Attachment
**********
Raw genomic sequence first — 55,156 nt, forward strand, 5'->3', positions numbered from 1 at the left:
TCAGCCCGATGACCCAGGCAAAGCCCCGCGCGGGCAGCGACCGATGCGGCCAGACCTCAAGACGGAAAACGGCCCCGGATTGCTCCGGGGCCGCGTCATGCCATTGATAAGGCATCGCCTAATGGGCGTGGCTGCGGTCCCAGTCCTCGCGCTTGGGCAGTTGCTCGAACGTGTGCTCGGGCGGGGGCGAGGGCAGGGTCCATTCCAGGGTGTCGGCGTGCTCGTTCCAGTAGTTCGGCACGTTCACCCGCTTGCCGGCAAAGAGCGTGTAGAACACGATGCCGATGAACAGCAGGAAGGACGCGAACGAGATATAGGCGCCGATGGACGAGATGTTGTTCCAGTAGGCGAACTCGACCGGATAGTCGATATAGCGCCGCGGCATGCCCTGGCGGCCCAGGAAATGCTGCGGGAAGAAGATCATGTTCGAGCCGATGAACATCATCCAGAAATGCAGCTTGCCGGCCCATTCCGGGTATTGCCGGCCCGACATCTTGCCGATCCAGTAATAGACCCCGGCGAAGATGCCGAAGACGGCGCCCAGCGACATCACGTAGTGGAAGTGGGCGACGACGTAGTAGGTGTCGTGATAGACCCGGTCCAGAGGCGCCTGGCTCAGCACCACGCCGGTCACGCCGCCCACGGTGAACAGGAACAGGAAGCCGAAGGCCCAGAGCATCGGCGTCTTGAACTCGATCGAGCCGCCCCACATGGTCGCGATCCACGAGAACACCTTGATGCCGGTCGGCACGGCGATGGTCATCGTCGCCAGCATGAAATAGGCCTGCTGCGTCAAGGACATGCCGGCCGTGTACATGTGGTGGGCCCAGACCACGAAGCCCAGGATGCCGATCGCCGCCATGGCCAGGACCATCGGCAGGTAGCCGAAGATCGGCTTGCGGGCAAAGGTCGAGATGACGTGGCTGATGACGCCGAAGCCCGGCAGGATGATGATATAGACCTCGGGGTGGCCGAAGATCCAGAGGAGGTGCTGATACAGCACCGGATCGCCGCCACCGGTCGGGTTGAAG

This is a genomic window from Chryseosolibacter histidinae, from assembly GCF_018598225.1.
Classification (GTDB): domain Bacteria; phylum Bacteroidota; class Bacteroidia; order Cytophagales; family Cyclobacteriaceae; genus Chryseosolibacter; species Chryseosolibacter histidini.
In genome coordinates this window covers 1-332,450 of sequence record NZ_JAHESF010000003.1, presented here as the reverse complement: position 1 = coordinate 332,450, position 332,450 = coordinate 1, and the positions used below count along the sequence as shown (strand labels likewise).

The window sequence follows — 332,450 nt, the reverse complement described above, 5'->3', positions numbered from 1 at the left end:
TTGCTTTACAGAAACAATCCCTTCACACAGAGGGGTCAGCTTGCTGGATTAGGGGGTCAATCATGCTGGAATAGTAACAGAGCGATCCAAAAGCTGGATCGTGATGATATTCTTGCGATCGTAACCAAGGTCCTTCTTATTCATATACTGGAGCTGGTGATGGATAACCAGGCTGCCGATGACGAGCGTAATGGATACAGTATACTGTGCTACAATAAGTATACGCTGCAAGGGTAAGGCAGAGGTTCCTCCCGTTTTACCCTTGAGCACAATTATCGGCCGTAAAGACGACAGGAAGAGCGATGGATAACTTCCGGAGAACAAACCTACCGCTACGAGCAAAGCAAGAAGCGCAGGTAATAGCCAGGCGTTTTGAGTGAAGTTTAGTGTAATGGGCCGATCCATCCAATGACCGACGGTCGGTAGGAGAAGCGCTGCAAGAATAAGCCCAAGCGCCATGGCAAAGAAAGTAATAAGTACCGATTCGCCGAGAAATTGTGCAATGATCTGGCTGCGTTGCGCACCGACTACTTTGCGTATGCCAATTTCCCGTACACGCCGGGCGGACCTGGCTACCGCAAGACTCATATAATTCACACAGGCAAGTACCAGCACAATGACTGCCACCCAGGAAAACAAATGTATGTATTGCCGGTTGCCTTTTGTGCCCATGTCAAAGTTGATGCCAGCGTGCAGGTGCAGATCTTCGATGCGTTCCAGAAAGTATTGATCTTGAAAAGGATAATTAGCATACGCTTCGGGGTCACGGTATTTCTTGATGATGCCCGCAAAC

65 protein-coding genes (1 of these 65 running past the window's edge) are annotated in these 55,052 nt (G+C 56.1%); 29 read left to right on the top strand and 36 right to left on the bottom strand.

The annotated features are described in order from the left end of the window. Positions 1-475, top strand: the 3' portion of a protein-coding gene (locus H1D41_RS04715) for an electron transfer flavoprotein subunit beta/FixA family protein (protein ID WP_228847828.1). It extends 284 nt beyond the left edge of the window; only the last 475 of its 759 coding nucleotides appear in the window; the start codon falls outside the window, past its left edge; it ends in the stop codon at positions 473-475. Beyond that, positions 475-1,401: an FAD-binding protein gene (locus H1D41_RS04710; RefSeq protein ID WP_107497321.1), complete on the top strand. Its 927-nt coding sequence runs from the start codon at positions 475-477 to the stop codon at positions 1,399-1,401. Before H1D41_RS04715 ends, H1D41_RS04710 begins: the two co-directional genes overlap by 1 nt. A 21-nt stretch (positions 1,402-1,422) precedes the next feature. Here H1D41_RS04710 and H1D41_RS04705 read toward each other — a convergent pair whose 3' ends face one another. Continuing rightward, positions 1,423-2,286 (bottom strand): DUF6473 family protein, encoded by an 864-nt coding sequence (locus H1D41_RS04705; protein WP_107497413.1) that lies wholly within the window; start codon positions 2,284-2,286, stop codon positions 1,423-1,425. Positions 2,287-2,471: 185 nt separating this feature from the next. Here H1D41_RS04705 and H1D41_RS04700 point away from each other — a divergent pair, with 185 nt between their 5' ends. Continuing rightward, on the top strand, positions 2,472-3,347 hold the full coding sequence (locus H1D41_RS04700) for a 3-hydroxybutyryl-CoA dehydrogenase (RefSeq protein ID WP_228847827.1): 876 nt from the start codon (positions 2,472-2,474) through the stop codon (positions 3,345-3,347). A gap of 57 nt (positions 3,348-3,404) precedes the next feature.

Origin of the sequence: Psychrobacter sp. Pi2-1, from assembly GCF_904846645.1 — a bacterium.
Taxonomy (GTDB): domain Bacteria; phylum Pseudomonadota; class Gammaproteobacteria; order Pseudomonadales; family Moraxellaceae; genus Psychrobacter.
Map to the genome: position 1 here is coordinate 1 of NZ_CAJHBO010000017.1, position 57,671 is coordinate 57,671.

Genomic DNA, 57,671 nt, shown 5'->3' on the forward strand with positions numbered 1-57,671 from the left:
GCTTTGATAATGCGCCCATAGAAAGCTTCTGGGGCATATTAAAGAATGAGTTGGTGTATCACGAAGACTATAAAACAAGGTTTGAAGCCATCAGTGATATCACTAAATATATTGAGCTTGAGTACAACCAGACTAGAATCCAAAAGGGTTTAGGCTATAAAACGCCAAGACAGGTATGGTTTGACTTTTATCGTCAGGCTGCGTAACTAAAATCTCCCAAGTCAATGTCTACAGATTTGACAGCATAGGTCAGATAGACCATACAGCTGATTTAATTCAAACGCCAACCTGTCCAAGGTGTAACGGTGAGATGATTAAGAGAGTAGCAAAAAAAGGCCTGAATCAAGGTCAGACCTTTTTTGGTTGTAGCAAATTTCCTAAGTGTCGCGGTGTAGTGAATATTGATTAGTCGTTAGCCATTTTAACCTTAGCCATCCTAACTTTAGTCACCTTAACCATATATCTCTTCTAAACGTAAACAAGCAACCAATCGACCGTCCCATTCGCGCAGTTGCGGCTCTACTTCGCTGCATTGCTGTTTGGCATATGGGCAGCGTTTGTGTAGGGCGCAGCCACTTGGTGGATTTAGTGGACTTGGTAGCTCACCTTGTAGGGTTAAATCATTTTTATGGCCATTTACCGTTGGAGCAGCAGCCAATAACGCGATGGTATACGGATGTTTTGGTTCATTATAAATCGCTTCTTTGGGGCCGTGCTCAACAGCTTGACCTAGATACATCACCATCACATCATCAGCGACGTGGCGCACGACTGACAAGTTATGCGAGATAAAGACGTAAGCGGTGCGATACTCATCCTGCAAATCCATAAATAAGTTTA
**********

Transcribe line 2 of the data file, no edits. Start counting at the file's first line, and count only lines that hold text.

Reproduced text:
TCAGCCCGATGACCCAGGCAAAGCCCCGCGCGGGCAGCGACCGATGCGGCCAGACCTCAAGACGGAAAACGGCCCCGGATTGCTCCGGGGCCGCGTCATGCCATTGATAAGGCATCGCCTAATGGGCGTGGCTGCGGTCCCAGTCCTCGCGCTTGGGCAGTTGCTCGAACGTGTGCTCGGGCGGGGGCGAGGGCAGGGTCCATTCCAGGGTGTCGGCGTGCTCGTTCCAGTAGTTCGGCACGTTCACCCGCTTGCCGGCAAAGAGCGTGTAGAACACGATGCCGATGAACAGCAGGAAGGACGCGAACGAGATATAGGCGCCGATGGACGAGATGTTGTTCCAGTAGGCGAACTCGACCGGATAGTCGATATAGCGCCGCGGCATGCCCTGGCGGCCCAGGAAATGCTGCGGGAAGAAGATCATGTTCGAGCCGATGAACATCATCCAGAAATGCAGCTTGCCGGCCCATTCCGGGTATTGCCGGCCCGACATCTTGCCGATCCAGTAATAGACCCCGGCGAAGATGCCGAAGACGGCGCCCAGCGACATCACGTAGTGGAAGTGGGCGACGACGTAGTAGGTGTCGTGATAGACCCGGTCCAGAGGCGCCTGGCTCAGCACCACGCCGGTCACGCCGCCCACGGTGAACAGGAACAGGAAGCCGAAGGCCCAGAGCATCGGCGTCTTGAACTCGATCGAGCCGCCCCACATGGTCGCGATCCACGAGAACACCTTGATGCCGGTCGGCACGGCGATGGTCATCGTCGCCAGCATGAAATAGGCCTGCTGCGTCAAGGACATGCCGGCCGTGTACATGTGGTGGGCCCAGACCACGAAGCCCAGGATGCCGATCGCCGCCATGGCCAGGACCATCGGCAGGTAGCCGAAGATCGGCTTGCGGGCAAAGGTCGAGATGACGTGGCTGATGACGCCGAAGCCCGGCAGGATGATGATATAGACCTCGGGGTGGCCGAAGATCCAGAGGAGGTGCTGATACAGCACCGGATCGCCGCCACCGGTCGGGTTGAAG